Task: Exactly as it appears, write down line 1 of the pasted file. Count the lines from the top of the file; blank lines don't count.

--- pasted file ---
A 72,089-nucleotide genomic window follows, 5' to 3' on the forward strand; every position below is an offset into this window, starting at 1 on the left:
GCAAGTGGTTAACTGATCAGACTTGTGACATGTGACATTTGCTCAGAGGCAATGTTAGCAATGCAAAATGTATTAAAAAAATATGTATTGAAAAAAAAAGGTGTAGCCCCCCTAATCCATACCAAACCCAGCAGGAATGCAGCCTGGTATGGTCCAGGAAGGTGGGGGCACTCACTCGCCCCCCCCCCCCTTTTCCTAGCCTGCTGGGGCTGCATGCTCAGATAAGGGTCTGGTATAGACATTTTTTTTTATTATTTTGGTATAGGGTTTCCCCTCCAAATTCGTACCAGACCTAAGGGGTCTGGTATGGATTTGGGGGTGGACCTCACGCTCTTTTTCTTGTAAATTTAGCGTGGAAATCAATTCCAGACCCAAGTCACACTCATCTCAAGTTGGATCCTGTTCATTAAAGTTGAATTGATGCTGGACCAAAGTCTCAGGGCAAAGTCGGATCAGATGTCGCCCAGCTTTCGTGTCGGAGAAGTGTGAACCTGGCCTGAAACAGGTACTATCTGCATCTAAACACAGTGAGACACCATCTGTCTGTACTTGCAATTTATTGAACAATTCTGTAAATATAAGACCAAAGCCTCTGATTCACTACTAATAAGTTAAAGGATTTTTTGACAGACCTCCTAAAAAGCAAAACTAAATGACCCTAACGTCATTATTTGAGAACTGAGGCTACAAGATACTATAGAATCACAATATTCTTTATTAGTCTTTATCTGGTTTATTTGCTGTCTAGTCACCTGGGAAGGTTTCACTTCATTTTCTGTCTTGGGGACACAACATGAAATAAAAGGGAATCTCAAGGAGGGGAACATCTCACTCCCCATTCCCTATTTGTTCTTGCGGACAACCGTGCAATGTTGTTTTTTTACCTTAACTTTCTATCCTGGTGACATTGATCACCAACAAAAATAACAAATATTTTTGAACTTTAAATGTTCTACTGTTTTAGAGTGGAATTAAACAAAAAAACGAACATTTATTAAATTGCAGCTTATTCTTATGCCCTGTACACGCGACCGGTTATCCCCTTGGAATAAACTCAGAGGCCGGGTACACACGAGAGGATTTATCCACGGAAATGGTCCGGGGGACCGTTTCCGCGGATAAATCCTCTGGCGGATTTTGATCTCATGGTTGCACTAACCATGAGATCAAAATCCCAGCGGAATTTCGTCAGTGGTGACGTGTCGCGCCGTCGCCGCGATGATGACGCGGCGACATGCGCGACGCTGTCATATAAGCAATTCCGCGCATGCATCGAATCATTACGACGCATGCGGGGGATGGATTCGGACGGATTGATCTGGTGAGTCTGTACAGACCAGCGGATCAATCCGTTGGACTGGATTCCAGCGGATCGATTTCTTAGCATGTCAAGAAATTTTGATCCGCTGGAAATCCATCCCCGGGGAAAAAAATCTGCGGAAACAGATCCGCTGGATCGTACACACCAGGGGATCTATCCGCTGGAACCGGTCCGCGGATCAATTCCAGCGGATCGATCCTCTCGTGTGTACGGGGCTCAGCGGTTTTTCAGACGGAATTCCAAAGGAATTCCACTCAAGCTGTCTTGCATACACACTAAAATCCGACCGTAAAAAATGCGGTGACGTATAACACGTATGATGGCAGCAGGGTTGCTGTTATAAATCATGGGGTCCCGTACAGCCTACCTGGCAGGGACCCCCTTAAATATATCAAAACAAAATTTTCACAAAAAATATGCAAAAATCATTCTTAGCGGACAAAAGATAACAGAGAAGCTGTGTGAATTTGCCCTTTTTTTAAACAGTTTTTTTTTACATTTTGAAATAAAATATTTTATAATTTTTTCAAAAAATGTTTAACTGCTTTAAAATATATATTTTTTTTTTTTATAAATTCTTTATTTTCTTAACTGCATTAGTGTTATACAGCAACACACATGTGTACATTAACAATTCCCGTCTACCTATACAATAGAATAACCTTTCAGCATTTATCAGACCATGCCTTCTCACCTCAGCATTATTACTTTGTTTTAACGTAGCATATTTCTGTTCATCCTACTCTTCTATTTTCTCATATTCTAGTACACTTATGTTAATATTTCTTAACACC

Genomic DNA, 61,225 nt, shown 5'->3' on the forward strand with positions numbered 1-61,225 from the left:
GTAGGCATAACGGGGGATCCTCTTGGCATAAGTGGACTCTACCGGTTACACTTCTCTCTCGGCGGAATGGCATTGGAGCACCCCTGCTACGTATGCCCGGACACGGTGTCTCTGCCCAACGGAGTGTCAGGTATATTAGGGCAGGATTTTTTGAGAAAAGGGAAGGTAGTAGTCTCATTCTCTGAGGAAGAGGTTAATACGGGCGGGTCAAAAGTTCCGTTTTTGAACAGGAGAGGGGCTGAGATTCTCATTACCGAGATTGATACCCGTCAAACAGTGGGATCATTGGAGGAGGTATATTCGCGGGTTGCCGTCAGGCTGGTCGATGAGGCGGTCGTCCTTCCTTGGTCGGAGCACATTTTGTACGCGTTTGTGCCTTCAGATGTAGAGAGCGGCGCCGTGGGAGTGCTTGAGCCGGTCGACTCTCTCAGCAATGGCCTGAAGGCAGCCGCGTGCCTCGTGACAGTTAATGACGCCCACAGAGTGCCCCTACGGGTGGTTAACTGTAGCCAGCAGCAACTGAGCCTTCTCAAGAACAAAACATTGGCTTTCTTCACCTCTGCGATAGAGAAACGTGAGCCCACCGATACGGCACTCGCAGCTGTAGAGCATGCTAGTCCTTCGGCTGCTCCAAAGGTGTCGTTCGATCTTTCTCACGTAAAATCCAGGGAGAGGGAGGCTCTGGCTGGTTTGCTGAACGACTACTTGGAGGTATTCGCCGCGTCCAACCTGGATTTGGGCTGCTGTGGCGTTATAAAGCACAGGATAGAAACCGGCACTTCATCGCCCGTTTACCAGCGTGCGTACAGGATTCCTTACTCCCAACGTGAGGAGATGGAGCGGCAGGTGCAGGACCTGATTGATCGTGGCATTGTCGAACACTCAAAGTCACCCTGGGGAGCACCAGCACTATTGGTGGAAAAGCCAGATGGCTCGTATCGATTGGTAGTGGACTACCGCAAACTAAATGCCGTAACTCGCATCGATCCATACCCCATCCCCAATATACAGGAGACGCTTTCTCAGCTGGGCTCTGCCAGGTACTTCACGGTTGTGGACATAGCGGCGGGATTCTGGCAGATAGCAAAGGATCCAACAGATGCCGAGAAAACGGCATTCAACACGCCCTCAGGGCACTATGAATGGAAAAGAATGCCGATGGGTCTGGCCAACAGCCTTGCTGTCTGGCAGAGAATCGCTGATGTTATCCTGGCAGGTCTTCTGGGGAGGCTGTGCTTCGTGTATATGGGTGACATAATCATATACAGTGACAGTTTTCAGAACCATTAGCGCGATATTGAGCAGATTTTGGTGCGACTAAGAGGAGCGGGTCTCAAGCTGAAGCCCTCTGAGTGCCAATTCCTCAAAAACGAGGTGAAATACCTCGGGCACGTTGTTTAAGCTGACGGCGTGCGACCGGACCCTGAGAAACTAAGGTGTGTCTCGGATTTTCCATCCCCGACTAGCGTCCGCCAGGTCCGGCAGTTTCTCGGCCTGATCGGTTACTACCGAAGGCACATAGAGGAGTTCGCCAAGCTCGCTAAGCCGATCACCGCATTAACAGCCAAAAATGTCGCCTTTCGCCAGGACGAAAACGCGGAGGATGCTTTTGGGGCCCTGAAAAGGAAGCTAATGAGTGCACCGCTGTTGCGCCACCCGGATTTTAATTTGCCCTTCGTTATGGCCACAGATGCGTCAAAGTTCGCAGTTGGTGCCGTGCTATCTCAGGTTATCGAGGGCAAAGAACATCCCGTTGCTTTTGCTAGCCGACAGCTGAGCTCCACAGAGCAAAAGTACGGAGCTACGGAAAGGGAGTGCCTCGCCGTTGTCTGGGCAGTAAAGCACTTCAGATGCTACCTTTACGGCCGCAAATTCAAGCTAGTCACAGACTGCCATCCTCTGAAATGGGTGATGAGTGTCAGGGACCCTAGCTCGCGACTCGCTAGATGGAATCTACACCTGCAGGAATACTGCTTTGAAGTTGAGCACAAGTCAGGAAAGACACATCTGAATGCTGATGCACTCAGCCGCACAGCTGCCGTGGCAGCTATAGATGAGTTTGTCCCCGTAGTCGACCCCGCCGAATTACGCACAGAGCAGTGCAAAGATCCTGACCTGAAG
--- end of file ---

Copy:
A 72,089-nucleotide genomic window follows, 5' to 3' on the forward strand; every position below is an offset into this window, starting at 1 on the left: